Title/Position: Associate Dean, Administration, Professor of Professional PracticeProfile:
What would you say are the outstanding highlights of your professional life?
Having been a founding member of and musical director for Miami Sound Machine
Receiving a Commendation from the Mayor of Miami in recognition of accomplishments in the arts and “…contribution to the enhancement of Miami’s cultural image”
Performing in this country and abroad before crowds as large as 80,000+, and specifically in venues such as Radio City Music Hall (New York City) and the Greek Theatre (Los Angeles).
Winning the national Abraham Frost Prize in Composition
Having written and produced more than 700 music cuts for more than 100 clients, earning numerous Gold, Silver, and Bronze Addy awards for music work in advertising
What advice would you give an aspiring young musician?
Listen, emulate, and create—all three, all the time.
What is the relevance of music in modern society?
Music elevates the nature of humanity and enriches the human experience; at its basest level it is a marketable commodity. Yet it can challenge the intellect, functionally complement socio-cultural events, serve as a vehicle for group participation, and, at its most sublime, bring the human spirit from “black-and-white” into “color.”
In 1975, Raúl Murciano, Jr., together with Emilio Estefan, became a founding member of the musical group Miami Latin Boys (renamed Miami Sound Machine the following year). He composed Renacer (Live Again), the band’s first international hit, and served as keyboardist and musical director for eight years.
He recorded seven albums with the group, the last three under the CBS Record label. Throughout 1983 he continued touring Europe, Latin America, and the United States as keyboardist with José Luís (El Puma) Rodríguez.
Murciano’s film scores include
* Love Bizarre
* The Victims
* Living Dreams
A collaboration with Mexican opera composer Daniel Catán led to the score for I’m Losing You, starring Rosanne Arquette and Frank Langella. More recently (2006) he scored the music for the feature-length summer comedy, Gringo Wedding, released concurrently in the US and South America.
His Octet for woodwinds garnered the national Abraham Frost Prize in Composition, prompting the Hon. Ileana Ros-Lehtinen to make mention of this achievement in the United States Congressional Record.
Also, his original scoring and recording for the ballet Bernarda Alba (commissioned by Ballet Concerto of Miami) premiered at the Dade County Auditorium. For his collaboration, Murciano received a Commendation from the Mayor of Miami in recognition of his accomplishments in the Arts and his “...contribution to the enhancement of Miami’s cultural image.”
In 1992 Murciano completed his First Symphony (Celebración) for orchestra and narrator with original text by Carlos A. Díaz, and in 1993 finished La Caza, a large-scale work for soprano, tenor, full chorus and chamber orchestra.
1994 saw the completion of a series of etudes for viola (commissioned by Los Angeles-based violist Angel Lemus), and the electronic work, Syncopation Etude, which was included in a CD recording titled New Music-Young Composers; Syncopation Etude became the musical theme for the weekly radio program, Music of the Americas.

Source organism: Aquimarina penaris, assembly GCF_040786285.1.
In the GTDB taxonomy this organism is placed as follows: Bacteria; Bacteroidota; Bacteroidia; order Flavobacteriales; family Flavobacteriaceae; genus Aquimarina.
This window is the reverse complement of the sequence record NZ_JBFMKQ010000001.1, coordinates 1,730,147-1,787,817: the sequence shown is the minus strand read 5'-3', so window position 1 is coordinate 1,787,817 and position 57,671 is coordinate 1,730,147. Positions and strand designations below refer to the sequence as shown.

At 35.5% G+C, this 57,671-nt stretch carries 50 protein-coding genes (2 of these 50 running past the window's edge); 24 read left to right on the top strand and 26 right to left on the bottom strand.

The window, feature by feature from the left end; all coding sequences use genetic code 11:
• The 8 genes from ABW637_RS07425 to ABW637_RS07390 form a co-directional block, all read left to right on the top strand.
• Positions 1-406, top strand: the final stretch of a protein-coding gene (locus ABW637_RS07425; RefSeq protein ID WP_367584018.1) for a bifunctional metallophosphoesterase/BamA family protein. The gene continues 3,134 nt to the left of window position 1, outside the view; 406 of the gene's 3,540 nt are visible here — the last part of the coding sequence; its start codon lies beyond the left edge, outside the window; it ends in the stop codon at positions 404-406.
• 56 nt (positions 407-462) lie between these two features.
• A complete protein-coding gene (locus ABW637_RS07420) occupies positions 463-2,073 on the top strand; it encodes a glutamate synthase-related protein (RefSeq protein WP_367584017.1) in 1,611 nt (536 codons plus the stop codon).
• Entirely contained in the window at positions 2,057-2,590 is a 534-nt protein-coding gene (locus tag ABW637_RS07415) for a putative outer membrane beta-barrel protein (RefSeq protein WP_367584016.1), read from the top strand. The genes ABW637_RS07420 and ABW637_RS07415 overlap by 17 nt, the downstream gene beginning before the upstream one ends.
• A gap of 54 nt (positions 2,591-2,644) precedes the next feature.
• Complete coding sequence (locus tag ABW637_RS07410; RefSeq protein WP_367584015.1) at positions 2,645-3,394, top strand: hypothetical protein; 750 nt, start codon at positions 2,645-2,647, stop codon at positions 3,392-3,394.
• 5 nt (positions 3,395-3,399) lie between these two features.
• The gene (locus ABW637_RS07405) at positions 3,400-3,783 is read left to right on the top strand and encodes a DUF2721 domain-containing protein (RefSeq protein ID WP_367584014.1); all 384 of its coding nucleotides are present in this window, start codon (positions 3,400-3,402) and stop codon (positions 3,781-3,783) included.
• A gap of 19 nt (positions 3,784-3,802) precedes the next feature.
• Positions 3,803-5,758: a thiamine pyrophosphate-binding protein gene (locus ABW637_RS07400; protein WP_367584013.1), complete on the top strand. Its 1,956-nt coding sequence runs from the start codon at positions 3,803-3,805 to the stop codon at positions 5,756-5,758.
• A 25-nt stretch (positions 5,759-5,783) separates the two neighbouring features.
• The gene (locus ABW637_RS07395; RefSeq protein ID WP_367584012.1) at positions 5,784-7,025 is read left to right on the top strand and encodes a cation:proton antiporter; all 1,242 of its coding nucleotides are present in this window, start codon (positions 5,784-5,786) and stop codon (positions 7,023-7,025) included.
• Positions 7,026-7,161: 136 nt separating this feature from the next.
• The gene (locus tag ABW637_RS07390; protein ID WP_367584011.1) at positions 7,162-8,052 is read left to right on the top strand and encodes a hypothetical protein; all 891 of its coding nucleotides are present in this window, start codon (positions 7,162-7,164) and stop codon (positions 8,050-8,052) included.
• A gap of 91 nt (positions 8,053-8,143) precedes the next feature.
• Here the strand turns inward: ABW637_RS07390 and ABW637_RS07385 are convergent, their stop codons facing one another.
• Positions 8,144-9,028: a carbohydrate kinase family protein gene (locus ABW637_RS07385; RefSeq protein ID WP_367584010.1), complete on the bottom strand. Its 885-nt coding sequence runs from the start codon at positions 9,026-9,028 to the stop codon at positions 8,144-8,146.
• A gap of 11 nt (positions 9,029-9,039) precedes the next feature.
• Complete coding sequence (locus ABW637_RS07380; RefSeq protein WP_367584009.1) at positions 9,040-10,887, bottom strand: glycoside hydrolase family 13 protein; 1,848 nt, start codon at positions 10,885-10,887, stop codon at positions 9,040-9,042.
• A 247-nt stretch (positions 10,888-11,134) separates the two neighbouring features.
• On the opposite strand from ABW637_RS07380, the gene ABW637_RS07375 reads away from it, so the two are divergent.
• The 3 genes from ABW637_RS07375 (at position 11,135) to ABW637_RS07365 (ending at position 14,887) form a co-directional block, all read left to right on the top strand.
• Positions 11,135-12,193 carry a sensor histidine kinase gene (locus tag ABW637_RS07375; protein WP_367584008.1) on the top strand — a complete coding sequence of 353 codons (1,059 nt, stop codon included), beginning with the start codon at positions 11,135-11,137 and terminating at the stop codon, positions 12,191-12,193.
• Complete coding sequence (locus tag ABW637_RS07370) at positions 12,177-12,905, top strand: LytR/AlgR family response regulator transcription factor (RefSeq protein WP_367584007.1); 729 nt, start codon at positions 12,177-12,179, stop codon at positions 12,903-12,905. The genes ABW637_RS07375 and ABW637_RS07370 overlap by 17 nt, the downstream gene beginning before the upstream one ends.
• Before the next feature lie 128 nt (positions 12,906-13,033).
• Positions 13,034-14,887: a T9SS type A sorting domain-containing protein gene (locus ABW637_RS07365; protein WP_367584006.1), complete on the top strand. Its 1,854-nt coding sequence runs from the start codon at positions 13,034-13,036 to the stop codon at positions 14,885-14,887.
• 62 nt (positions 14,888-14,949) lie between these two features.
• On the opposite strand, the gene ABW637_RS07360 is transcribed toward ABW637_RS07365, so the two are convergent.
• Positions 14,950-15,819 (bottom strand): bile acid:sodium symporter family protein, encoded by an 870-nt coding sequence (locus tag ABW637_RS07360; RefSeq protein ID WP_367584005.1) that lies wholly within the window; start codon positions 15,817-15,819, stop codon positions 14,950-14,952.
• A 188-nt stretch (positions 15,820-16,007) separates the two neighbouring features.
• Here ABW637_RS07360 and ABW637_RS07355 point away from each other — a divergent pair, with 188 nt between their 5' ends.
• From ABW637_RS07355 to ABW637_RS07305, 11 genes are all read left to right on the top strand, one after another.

Murciano hosted a radio program on WTMI (South Florida’s Classical Music station at 93.1 FM) throughout its entire four-year run. More recently, his moving work, En Memoria, (with text by Luís Serrano) for nine instrumentalists and soprano was premiered as part of the 2007 Festival Miami’s Faculty Composers Concert.
Murciano was born in Miami, Florida and began his musical training at the piano at the age of six. He received private instruction for nine years, the last three with the renowned pedagogue, Gloria Biaggi. At University of Miami he pursued his undergraduate studies, beginning first in music, and later transferring to civil engineering. He returned a decade later to earn a masters and doctorate in composition.
Miami-born composer/pianist, Raul Murciano, Jr. is Associate Dean of Administration and Professor of Professional Practice at the University of Miami Frost School of Music. He was formerly the Media Writing and Production (MWP) program director where his leadership led to the development and implementation of the Commercial Music track in Composition. He also works closely with the Department of Musicology, through which he created and teaches courses that extol the rich diversity of Cuban music. Murciano earned Bachelor of Science in Civil Engineering, Master of Music and Doctor of Musical Arts degrees in Composition, all from the University of Miami. An award-winning writer and producer of music for television and film, Murciano’s earliest successes came as a founding member and performer with Gloria Estefan and the Miami Sound Machine. During his 35-year professional career, he’s created more than 700 commercial music cues for over 100 clients, served as musical director and performer throughout the United States, Europe, and Latin America, composed works for the concert stage, held interests in and managed three local recording studios, and enjoyed a four-year stint as radio host on WTMI’s Music of the Americas. Murciano states, “The writing and production of commercial music merits the same level of rigor and craftsmanship afforded any other kind of music. The fact that the Media Writing and Production program resides under the umbrella of the Composition Department is a clear testament to the latter’s inclusive philosophy and its unbiased embracing of this shared aesthetic notion…”